> > schools, including Tagore, for her 4-year-old daughter. "I'm
      totally messed
      > > up. I don't know what to do next."
      > >
      > >
      > > "Everybody is fighting for the select few," said Abha Adams, a former
      > > director of the elite Shri Ram Schools, who is heading a new
      school this
      > > year in an eastern suburb of Delhi, where land is cheaper than in
      the city.
      > > "There's not enough to go around."
      > >
      > >
      > > This week, even before the nursery school race was over, another
      race had
      > > begun. Teenagers across India braced themselves for final
      > > which determine whether and where students will be admitted to a
      > > university.
      > >
      > >
      > > On Monday, the daily newspaper The Hindustan Times published tips for
      > > parents of examination takers. "Do not nag your child," was one.
      > > was, "Remember, he is not a machine that can study for 4-5 hours at a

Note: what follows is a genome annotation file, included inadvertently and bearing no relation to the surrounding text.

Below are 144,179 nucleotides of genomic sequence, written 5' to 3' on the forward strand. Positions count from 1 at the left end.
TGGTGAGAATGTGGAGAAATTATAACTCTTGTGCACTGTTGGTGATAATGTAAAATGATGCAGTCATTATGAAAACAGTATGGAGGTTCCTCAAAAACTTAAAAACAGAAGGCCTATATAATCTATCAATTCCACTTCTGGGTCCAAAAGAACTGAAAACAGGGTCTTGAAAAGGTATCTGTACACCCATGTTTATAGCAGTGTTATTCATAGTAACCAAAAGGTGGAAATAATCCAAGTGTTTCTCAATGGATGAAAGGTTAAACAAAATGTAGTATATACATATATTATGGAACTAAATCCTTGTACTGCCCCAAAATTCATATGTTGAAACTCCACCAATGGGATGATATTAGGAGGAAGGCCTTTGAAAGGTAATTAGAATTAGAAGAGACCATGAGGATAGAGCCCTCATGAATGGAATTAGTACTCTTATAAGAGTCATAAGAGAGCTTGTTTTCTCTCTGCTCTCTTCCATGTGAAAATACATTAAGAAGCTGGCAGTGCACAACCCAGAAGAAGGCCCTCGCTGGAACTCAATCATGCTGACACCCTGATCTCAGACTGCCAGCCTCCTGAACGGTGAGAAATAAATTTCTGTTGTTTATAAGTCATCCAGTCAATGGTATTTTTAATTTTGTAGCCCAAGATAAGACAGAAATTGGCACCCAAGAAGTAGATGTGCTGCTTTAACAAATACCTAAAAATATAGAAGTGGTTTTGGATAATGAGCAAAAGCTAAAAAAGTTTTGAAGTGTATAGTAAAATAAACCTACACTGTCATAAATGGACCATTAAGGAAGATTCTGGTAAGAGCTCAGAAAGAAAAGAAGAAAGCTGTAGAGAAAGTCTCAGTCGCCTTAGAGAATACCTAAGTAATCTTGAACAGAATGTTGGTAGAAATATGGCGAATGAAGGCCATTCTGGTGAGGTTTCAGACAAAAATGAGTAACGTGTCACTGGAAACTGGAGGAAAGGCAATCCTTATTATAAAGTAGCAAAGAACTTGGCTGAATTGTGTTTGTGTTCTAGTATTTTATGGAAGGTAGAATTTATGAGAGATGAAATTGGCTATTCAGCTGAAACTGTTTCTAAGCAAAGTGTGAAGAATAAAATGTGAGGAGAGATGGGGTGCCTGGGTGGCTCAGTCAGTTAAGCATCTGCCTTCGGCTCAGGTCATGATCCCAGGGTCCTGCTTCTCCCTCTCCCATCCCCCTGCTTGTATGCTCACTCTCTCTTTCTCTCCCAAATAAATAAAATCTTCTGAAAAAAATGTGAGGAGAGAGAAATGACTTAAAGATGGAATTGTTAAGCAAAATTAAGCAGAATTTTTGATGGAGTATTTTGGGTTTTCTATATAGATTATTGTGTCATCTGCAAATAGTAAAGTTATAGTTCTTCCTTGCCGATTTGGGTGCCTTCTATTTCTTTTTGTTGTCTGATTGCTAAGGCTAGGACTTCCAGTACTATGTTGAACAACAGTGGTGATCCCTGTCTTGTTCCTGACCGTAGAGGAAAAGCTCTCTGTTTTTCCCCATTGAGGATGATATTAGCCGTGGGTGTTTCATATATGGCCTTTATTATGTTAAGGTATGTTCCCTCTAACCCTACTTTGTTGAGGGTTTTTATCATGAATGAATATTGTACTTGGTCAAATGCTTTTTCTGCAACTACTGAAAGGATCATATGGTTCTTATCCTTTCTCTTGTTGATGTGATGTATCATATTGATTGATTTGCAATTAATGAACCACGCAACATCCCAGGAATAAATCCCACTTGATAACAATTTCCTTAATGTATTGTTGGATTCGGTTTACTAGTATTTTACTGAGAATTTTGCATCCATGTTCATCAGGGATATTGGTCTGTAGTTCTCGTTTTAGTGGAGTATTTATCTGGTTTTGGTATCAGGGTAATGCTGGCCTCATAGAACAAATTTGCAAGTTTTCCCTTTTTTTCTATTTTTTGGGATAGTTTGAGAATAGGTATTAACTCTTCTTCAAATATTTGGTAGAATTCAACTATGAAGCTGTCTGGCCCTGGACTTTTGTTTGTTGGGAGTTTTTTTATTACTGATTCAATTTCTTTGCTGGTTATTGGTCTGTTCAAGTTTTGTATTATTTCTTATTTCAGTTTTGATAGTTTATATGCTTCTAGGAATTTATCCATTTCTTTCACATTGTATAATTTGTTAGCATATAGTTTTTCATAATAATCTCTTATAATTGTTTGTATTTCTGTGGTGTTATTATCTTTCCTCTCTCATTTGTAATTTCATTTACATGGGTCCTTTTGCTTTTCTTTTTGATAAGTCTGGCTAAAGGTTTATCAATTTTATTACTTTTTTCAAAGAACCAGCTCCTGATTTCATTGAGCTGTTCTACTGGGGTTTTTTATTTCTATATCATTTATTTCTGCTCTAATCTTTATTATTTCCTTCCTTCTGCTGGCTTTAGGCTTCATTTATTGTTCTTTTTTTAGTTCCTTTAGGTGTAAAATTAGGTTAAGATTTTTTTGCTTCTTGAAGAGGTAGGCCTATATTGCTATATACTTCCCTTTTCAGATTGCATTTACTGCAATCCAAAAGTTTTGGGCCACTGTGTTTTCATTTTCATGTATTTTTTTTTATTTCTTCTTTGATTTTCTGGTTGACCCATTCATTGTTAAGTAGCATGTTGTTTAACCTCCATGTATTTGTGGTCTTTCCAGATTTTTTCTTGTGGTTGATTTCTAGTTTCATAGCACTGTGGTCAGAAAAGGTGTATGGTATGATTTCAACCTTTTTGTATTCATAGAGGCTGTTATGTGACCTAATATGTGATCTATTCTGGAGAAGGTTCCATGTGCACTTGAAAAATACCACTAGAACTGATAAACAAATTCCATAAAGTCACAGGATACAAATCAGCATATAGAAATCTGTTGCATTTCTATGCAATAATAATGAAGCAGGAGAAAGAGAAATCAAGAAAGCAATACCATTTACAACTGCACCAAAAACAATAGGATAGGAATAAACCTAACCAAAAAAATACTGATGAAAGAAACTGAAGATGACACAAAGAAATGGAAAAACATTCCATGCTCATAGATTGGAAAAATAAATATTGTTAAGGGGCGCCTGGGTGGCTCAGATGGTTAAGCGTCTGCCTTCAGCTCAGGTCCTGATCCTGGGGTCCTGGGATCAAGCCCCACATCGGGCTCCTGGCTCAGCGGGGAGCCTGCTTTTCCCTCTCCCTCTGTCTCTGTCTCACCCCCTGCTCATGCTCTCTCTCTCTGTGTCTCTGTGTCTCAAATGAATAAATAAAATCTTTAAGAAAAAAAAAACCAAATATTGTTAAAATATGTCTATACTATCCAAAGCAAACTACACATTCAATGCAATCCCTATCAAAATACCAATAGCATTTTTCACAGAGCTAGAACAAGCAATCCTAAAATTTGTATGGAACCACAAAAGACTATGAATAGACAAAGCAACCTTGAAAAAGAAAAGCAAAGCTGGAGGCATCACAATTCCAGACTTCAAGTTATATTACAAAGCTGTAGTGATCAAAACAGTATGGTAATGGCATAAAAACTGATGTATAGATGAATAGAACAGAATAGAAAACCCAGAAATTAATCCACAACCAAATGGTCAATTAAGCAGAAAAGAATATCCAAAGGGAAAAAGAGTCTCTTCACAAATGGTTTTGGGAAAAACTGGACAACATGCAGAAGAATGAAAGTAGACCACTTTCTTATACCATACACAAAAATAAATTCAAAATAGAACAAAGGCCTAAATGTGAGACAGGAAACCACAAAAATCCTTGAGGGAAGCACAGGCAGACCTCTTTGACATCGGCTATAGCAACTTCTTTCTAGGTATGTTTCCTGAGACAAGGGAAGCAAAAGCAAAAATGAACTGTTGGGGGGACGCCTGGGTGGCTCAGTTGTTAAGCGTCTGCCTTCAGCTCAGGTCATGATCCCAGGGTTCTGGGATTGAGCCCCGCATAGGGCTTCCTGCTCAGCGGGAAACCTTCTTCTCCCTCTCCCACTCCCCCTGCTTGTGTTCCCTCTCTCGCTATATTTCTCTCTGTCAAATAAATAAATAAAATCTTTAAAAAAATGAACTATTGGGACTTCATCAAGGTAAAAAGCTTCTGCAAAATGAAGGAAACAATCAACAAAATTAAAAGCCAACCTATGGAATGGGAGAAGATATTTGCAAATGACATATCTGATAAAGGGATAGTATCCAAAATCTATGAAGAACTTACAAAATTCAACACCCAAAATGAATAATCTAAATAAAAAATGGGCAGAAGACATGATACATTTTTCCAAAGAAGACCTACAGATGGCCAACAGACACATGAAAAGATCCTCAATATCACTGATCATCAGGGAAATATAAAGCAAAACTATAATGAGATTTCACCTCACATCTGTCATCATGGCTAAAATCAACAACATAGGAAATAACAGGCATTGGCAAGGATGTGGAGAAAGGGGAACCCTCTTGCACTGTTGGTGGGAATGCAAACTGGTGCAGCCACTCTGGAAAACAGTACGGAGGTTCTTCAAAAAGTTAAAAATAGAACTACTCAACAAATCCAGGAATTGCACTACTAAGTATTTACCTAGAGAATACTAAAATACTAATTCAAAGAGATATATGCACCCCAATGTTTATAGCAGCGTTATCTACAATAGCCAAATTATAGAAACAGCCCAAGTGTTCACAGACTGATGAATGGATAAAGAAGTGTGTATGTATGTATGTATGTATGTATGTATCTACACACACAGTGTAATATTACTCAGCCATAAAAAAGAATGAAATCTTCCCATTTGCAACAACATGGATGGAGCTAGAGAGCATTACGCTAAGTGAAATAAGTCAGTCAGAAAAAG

> > stretch."
      > >
      > >
      > > Hari Kumar contributed reporting from New Delhi.
      > >
      > >
      > >
      > > http://www.iht.com/articles/2008/02/05/asia/school.php
      > >
      > >
      > > ------------------------------
      > > Get the freedom to save as many mails as you wish. Click here to
      > >
      > >
      > >

    • Lalita
      Svani Thanks for the reply. He is a teenager - just turned 14. I really need to share a lot with you. I have been following up on your articles on your
      Message 2 of 8 , Feb 8, 2008

        Thanks for the reply. He is a teenager - just turned 14.

        I really need to share a lot with you. I have been following up on your articles on your profoundly gifted children. My son has so far not had any such interaction with any professional qualified Teacher. In fact, his only intellectual companion so far has been myself! I happen to have a background in Sciences (BSc), MA (English) and MBA. His reading extends to all Sciences and Literature - as well as books on all the Tech biggies like Bill Gates, Michael Dell, Steve Jobs etc. His teacher has specially asked me to make him read various biographies of personalities and I have ensured a collection of them around the house. He loves reading  Isaac Asimov, Bill Bryson, R K Narayan, Charles Dickens, Ruskin Bond, Gerald Durrell, Roald Dahl Jerome K Jerome etc. Not that he says no to Tinkles and Enid Blyton :-)

        I was going to take this offline - but Sanjay made me change my mind.